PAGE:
In his first two months as chief of Beth Israel Deaconess Medical Center, Dr. Kevin Tabb has gotten to know the hospital but he has also gone on a Massachusetts health care walkabout. He has circulated through virtually every hospital in Boston as well as some 20 community hospitals, talking to allies and rivals alike.
Nothing like fresh eyes — fresh, informed eyes. (Dr. Tabb made the unusual migration eastward after many years at Stanford.) Here, in a lightly edited chat, he shares his perspective on the state’s health care scene, including his impression that many of us fail to appreciate just how exceptionally rich in excellence we are: “If you take any one of these great institutions alone and put them in any other city, they would be the medical center,” he said, “and we’ve got many.”
Californian colleagues questioned his decision to move to the difficult, competitive health care landscape of Boston, he said — not to mention the nasty weather he would face. His response:
If you really care about effecting change, there has never been a more interesting time, at least in modern history…And Massachusetts is the epicenter of change. We here in Massachusetts are at least five years ahead of the rest of the country in terms of what is going on around experimenting with new models for delivery and health care reform. And the rest of the country will get there but they’re not there yet. I don’t know if people here in the Commonwealth and in Boston understand just how closely the rest of the country is looking at what is going on here as a view of what the future will look like.
Well, certainly, we’re aware that Massachusetts health care has great political resonance, both because of Mitt Romney’s involvement in the state’s health reform and because the federal health overhaul made use of the Massachusetts model.
I’m talking about more than that. Some of what I’m talking about is legislation, but it’s not just legislation. If there were a magic wand and the legislation were to go away tomorrow, hypothetically, you would still see forces here that are forcing really pretty rapid change in health care delivery models that have nothing to do with any single piece of legislation. So it’s a combination of the legislation and regulators, but also of economic forces and, I think, the forces of innovation that exist at this time. Nobody has a monopoly over that.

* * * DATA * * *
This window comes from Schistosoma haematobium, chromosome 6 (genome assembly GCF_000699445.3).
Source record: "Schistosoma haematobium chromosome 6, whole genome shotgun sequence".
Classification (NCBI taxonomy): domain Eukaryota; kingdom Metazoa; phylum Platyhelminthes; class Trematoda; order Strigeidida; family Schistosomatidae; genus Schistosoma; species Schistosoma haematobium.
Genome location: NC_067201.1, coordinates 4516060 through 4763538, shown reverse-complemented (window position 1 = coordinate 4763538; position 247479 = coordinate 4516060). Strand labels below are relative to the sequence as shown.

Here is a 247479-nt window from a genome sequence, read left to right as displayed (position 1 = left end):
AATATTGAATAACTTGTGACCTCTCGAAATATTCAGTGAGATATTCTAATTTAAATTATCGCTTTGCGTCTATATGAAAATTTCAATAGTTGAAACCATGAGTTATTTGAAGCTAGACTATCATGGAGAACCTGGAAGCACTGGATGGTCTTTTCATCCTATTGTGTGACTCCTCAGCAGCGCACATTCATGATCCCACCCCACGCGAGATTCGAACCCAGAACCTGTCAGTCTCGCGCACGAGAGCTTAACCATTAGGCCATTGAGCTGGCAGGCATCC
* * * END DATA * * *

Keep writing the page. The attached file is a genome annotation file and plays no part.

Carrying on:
One problem with past approaches was dividing care into silos: ambulatory vs. hospital; treatment of the sick vs. keeping people healthy. But it was also siloed in terms of thinking of problems and solutions as hospitals separate from payers separate from pharmaceutical companies separate from patient. First of all, we all bear some responsibility for the current situation, although none of us, including hospitals, bear all of the responsibility. And I wouldn’t want to see solutions solely attempted on the backs of a single sector. But we all are only going to be able to solve this together because siloed approaches siloed haven’t worked in the past. The economic forces are aligning here to require us to work together.
Which economic forces?
Clearly the trend of spending on health care nationally and here in Massachusetts is not sustainable. It’s got to change. We feel it, and our patients feel it perhaps more acutely here than in many places. So we’re willing to talk about other models of care that make a lot of sense from a policy perspective, a patient perspective, but have never aligned with the economic incentives before, that all of a sudden do.
I think many physicians and clinicians and patients knew intuitively that it makes sense to take care of people before they get sick, to take care of people in their own communities, to coordinate care. But the system has been geared in a different way, towards, ‘We will incentivize you to do more of whatever it is you do.’ Well, again for the first time, that’s changing. There is no question.
Here’s a concrete example. A significant portion of BIDPO, our physician organization’s population and contracts with payers are now ‘at-risk.’ [Editorial note: 'At-risk' means the doctors aim for an annual budget along with quality benchmarks, and can gain or lose money depending on whether they meet it.] This is not just talking about things, this has actually happened. I think we’ve passed the tipping point here in Massachusetts. The rest of the country has not. I think you’d hear similar things from my colleagues here and throughout the state.
I’ve been here exactly 60 days. I’ve spend most of my time outside the walls of this institution for two reasons. One is, I think w’ere in very good shape. We’re very well run. This is not a turnaround situation. We’ve got a good team in place and I’m very comfortable with where we’re at at this moment.